TORONTO — There’s an often unrecognized hazard lurking in most Canadian homes that poses a potentially deadly threat to young children — the big-screen TV.
Those top-heavy, flat-screen televisions can topple over onto children, crush their tiny bodies and in the worst-case scenario, fatally cave in their skulls, researchers say.
“The kids who are at the biggest risk are toddlers, so one- to three-year-olds,” said Dr. Michael Cusimano, a neurosurgeon at St. Michael’s Hospital.
“They’re occurring in older kids as well, but these injuries can be extremely severe in the younger kids — and they can be fatal.”
In a review of 29 studies from seven countries published Tuesday in the Journal of Neurosurgery: Pediatrics, Cusimano and co-author Nadine Parker found that tens of thousands of children have been harmed by falling TVs, an occurrence that is becoming increasingly common.
In the U.S., for instance, the Consumer Product Safety Commission reported 19,200 TV-related injuries from 2008 to 2010, up from 16,500 between 2006 and 2008.
The Toronto researchers determined that about 85 per cent of these injuries occurred in the home and more than three-quarters were not witnessed by a parent or caregiver.
“TVs are often placed on unstable bases, placed on high furniture like dressers, which aren’t designed for TVs, or (are) not properly secured to the wall,” said Cusimano.
“Meanwhile, parents are getting busier and busier and don’t have as much time to supervise children, so it’s not surprising that these injuries are getting reported more often.”
He said accidents often happen when toddlers climb up on a piece of furniture that holds the TV. Somewhat older children may run into the furniture while horsing around and cause the television to fall on them.
“They’re not being secured properly, they’re not being used on the proper furniture,” Cusimano said of big-screen TVs, which have become increasingly larger and less expensive over time.
“I heard of one case where (the family) had it on top of an aquarium, and the TV came down and crushed the child,” he said. “The child died.”
A 2005 study led by pediatric neurosurgeon Dr. James Drake at the Hospital for Sick Children in Toronto showed 18 children, aged 12 months to 10 years old, had been treated for a range of injuries due to falling TVs between 1992 and 2005. Sixteen of them had skull fractures.
Some of the children were left with short- and long-term symptoms, from neurological deficits causing severe disability to hearing loss and facial paralysis.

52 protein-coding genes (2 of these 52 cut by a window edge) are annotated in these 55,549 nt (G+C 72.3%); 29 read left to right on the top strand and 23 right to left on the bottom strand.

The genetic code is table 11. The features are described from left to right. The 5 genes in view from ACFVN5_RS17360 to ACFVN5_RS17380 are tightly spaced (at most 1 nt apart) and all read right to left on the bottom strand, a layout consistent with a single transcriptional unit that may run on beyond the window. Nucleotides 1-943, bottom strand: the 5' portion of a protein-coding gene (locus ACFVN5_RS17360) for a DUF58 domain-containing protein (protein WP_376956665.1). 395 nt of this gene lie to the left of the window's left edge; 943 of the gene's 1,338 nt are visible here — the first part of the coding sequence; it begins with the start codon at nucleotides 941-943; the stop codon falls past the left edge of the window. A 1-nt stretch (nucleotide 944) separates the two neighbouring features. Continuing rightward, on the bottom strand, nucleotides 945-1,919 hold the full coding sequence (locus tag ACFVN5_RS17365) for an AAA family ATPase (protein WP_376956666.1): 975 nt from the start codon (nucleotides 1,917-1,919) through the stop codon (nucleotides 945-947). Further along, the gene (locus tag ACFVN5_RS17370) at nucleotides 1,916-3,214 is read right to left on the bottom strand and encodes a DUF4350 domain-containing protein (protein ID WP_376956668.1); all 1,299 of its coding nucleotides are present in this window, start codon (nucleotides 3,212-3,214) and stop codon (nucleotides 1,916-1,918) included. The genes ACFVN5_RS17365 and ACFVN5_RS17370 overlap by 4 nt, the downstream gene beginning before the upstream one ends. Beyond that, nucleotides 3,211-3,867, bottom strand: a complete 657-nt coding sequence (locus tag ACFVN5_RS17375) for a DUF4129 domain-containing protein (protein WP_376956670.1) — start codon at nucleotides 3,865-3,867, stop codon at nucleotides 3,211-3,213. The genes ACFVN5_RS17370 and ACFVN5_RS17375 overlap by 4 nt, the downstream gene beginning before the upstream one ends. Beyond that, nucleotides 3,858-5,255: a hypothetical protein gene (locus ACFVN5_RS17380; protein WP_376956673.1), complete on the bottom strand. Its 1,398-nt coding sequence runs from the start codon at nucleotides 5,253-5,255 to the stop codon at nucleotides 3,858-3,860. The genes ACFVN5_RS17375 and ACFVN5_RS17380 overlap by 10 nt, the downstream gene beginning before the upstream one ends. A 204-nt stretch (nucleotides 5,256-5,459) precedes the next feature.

One two-year-old, who was treated at Sick Kids following submission of the study to the Journal of Neurosurgery: Pediatrics, died after an 81-centimetre (32-inch) TV fell off its stand and fractured the child’s skull.
“It’s often like a crush injury,” Drake said in an interview Monday. “So it’s not what we would call a high-velocity head injury like you would have in a car accident. This is relatively low-velocity, but the TVs are very heavy, so they sort of crush the skull.
“So that causes these fractures and often injures the nerves at the base of the skull that control the face and the eyes and the hearing. Many recover, but some of them are left with a permanent deficit.”
According to the Canadian Hospitals Injury Reporting and Prevention Program (CHIRPP), Sick Kids treated 33 children who had been injured by falling TVs between 2011 and 2013. Twelve of the children were admitted, 16 had head injuries and 18 had fractures, including skull fractures.
For privacy reasons, the hospital does not reveal the number of deaths, but a spokeswoman said there were “under five.”
“It’s a totally preventable trauma,” agreed Drake,” and families need to be vigilant and tether their TVs so they can’t possibly fall over. And children watching TV do need to be monitored.”
Cusimano said parents, grandparents and other caregivers can take steps to prevent this needless injury:
— Avoid placing toys or remotes on top of the TV.
— Create a restricted play area around the television.
— Use a proper TV stand or console; don’t place it on top of a high piece of furniture.
— Position the TV back from the edge of where it’s placed.
— Attach the TV to the wall to prevent it from falling.
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Sheryl Ubelacker, The Canadian Press